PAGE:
The Rise of Moral Censorship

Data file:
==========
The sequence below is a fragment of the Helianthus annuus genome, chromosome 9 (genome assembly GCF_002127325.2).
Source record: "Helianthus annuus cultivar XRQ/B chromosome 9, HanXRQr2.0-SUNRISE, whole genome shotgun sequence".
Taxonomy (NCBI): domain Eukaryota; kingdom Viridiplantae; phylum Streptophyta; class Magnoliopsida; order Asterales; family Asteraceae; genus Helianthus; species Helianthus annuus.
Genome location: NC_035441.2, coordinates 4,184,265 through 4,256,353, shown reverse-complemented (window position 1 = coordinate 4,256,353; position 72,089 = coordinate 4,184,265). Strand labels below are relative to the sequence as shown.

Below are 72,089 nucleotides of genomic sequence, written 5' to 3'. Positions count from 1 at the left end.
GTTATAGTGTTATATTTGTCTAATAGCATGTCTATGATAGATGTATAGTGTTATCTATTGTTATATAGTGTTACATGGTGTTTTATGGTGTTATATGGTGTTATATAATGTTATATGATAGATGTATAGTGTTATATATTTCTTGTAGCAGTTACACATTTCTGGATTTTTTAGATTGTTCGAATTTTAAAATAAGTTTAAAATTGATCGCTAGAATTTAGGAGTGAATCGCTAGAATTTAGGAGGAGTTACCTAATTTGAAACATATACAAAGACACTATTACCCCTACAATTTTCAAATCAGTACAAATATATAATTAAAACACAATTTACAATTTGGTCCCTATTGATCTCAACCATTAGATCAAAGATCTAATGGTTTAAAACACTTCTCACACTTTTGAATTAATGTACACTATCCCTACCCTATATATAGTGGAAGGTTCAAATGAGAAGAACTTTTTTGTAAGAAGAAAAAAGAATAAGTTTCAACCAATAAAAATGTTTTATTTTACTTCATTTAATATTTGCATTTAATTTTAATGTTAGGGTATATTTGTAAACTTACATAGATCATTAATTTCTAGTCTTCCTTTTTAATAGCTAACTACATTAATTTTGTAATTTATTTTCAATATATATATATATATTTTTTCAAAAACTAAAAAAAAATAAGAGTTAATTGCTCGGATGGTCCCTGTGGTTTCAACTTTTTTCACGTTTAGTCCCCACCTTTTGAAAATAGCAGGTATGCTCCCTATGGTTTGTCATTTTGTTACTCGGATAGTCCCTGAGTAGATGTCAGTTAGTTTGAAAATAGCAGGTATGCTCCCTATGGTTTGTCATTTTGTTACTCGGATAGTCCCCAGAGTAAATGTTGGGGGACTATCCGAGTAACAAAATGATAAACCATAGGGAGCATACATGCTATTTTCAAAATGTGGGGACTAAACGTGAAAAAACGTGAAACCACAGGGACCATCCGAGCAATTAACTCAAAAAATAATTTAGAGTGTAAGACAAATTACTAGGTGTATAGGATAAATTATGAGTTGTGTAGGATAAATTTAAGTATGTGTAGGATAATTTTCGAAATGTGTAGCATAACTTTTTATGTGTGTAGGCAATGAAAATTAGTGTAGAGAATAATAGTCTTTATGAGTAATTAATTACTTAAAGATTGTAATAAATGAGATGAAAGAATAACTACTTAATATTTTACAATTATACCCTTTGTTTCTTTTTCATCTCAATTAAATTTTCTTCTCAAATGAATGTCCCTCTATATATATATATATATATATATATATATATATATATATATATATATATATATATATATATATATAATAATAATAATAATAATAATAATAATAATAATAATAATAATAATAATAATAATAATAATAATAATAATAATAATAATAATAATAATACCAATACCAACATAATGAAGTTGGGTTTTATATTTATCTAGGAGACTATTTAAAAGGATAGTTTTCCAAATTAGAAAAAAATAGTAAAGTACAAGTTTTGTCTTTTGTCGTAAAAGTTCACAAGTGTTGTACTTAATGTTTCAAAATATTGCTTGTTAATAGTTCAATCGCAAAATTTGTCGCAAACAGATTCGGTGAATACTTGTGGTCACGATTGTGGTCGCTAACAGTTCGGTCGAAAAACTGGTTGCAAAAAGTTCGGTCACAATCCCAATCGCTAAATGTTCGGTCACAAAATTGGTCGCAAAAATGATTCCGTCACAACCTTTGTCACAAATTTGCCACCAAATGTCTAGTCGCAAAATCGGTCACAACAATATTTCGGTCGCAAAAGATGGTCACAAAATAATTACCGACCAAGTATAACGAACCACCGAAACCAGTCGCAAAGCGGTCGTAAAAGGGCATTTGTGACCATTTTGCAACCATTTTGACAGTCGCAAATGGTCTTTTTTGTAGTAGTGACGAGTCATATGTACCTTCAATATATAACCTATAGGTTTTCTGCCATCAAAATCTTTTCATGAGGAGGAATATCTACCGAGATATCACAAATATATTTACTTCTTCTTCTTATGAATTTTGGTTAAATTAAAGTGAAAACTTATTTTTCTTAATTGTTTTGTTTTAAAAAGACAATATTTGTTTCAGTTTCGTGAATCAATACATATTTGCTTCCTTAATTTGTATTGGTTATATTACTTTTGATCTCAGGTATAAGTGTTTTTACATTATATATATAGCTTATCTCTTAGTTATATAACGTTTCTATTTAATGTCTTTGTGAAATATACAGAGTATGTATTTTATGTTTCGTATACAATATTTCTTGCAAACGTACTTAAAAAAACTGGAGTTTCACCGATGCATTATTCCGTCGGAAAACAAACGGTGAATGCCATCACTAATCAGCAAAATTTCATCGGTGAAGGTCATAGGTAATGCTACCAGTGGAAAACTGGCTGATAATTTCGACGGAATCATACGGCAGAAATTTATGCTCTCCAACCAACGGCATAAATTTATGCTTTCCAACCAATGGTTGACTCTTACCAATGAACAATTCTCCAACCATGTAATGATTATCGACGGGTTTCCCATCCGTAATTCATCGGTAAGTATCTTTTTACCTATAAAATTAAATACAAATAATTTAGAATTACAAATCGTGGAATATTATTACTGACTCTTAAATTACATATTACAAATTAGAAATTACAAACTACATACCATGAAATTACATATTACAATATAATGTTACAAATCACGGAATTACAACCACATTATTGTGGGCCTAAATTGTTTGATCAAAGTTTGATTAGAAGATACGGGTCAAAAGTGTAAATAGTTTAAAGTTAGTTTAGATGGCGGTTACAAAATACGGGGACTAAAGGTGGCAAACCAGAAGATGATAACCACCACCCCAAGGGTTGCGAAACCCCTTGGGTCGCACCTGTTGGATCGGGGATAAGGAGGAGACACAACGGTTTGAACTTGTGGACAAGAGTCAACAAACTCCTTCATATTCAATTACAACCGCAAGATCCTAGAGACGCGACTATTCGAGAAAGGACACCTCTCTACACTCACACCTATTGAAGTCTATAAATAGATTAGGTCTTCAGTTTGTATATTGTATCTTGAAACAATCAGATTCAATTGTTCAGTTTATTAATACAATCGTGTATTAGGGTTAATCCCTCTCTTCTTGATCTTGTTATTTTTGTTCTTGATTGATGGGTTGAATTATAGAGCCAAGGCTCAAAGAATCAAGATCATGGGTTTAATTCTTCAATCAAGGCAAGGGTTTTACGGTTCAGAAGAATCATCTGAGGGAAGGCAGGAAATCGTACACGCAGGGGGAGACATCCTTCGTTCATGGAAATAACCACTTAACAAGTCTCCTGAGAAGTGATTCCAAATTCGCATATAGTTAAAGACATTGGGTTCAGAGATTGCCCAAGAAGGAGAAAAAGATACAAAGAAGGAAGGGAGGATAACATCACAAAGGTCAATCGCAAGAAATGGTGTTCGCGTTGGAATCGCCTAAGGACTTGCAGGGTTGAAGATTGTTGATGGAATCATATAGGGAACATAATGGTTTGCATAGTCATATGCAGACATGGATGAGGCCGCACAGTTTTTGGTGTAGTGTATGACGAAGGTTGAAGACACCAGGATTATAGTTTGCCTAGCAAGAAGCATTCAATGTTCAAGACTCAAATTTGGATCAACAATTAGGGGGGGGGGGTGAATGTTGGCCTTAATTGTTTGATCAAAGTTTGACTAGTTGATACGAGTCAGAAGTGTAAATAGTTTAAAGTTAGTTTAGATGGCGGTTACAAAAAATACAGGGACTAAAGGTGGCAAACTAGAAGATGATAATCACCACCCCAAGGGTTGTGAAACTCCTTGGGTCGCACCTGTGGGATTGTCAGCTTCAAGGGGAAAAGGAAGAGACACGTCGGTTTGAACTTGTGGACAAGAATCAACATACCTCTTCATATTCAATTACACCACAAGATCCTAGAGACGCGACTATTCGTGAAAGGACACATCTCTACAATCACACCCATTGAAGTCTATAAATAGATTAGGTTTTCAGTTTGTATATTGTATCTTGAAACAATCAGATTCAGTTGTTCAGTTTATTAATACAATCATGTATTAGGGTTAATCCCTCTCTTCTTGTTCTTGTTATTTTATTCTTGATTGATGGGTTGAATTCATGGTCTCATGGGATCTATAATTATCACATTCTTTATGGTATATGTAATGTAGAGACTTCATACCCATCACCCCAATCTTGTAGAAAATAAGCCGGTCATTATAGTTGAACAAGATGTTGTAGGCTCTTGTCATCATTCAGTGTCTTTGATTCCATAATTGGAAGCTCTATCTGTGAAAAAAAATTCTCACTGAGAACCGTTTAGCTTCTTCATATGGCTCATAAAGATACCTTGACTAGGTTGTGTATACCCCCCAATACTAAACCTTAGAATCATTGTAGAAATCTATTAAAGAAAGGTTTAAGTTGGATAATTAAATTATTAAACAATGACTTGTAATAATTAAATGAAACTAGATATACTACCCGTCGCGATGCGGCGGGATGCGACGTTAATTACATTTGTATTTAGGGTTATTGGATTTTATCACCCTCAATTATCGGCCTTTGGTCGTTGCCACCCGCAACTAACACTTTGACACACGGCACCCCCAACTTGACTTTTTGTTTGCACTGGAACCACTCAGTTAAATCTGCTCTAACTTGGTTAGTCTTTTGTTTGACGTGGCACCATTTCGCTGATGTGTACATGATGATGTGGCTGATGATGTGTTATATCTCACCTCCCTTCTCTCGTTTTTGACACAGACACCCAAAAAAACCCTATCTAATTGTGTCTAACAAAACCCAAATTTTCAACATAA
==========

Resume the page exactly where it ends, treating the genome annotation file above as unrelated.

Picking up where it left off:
The word “pornography” in society today is usually referring to sex is some aspect. The actual definition is the obscene writings, drawings, photographs, or the like, esp. those having little or no artistic merit. This was a one of the major influences on the “great transformation” in the United States. Obscenity was illegal but there wasn’t very much effort in removing or destroying it, until 1842 tariff law. “A band on the Import of indecent and obscene print, lithographs, engravings and transparencies.” (Starr P.236) It wasn’t until after the Civil War efforts to control obscenity in print increased and Federal as well as State laws became stricter. This influenced American’s private organizations that specialized in preventing obscene publications and other offensive items. This sent many people to prison and congress then approved the Post Office as a device for “censorship and moral regulation.” The United States was not alone; many other countries were having the same issues mainly linked to the rise of cheap print. Starr brings to our attention that the British were actually the ones that established the “cultural forms, organizational prototypes, and legal principles that moral reformers adopted in the United States.” (Starr P.237) It was known as Victorian morality; a distillation of the moral views of people living at the time of Queen Victoria. (reigned 1837 - 1901)* Before Victoria’s became queen in 1837, Brittan wanted greater prudery. In 1787 while King George III was in power he issues a “Proclamation for the Encouragement of Piety and Virtue, and for the Preventing and Punishing of Vice, Profaneness and Immorality.” These placed strict restrictions on obscene works. William Wilberforce approached politics from a position of strict Christian morality. He founded the Proclamation Society which plan was to control and improve public manners through church. But in 1802 The Society for the Suppression of Vice replaced it. The vice society began to prosecute the authors as well as the people that sold obscene publications. Agents were employed mainly by the elite to seek out vendors. This formed a semiofficial means of law enforcement. The groups were known to target the poor while ignoring the rich. It is said that the elite’s influence changed moral and cultural life. As time went on, the worry about obscenity influencing disorder among the lower class shifted toward “ the protection of that increasingly segregated and morally problematic section of the population.” (Starr P.239) In 1857 parliament adopted the Obscene Publications Act to help make the act more effective they authorized judges to issue search warrants on vendors selling obscene items. In 1868 there was a case, Regina v. Hicklin, where Alexander Cockburn who was Lord Chief Justice (the second-highest judge of the Courts of England and Wales.) Cockburn defined the test of obscenity as, “whether the tendency of the matter charged as obscenity is to deprave and corrupt those whose minds are open to such influences, and into whose hands a publication of this sort may fall.” He also “declared the intention of an author irrelevant: “where a man publishes a work manifestly obscene, he must be taken to have had the intention which is implied from that act.”(Starr P.239) These principles were picked up by the United States. And eventually became a means of enforcing purity and decency in literature. During the antebellum era the people objected free speech grounds, and the federal involvement in censorship of the mail. As John Calhoun expresses the federal government should stay out of the mail and leave it to the states. During and after the Civil War the federal power grew, this led to new authority for the Post Office. In 1865 soldiers were receiving an increasing number of obscene books and pictures. Congress then enforced that the sender of obscene materials would be prosecuted, and could receive up to one year in prison. Americans eventually requested the same solution that Britain used, “privately sponsored law enforcement.” The problem was the founders and directors of similar organizations that wanted to impose moral regulations, were mainly wealthy men that privately controlled the belief that public enforcement was unreliable. Soon became the COMSTOCK ACT in 1873. The act prohibited the dissemination of any "article of an immoral nature, or any drug or medicine, or any article for the prevention of contraception or procuring of abortion" through the U.S. mail or across state lines. The purpose of the act was to delete references of contraceptive devices, forbid the use of the mail to distribute obscene material and anything "which is advertised or described in a manner calculated to lead another to use or apply it for producing abortion...." The act was a major influence in many cases; it pushed the boundaries of the First amendment.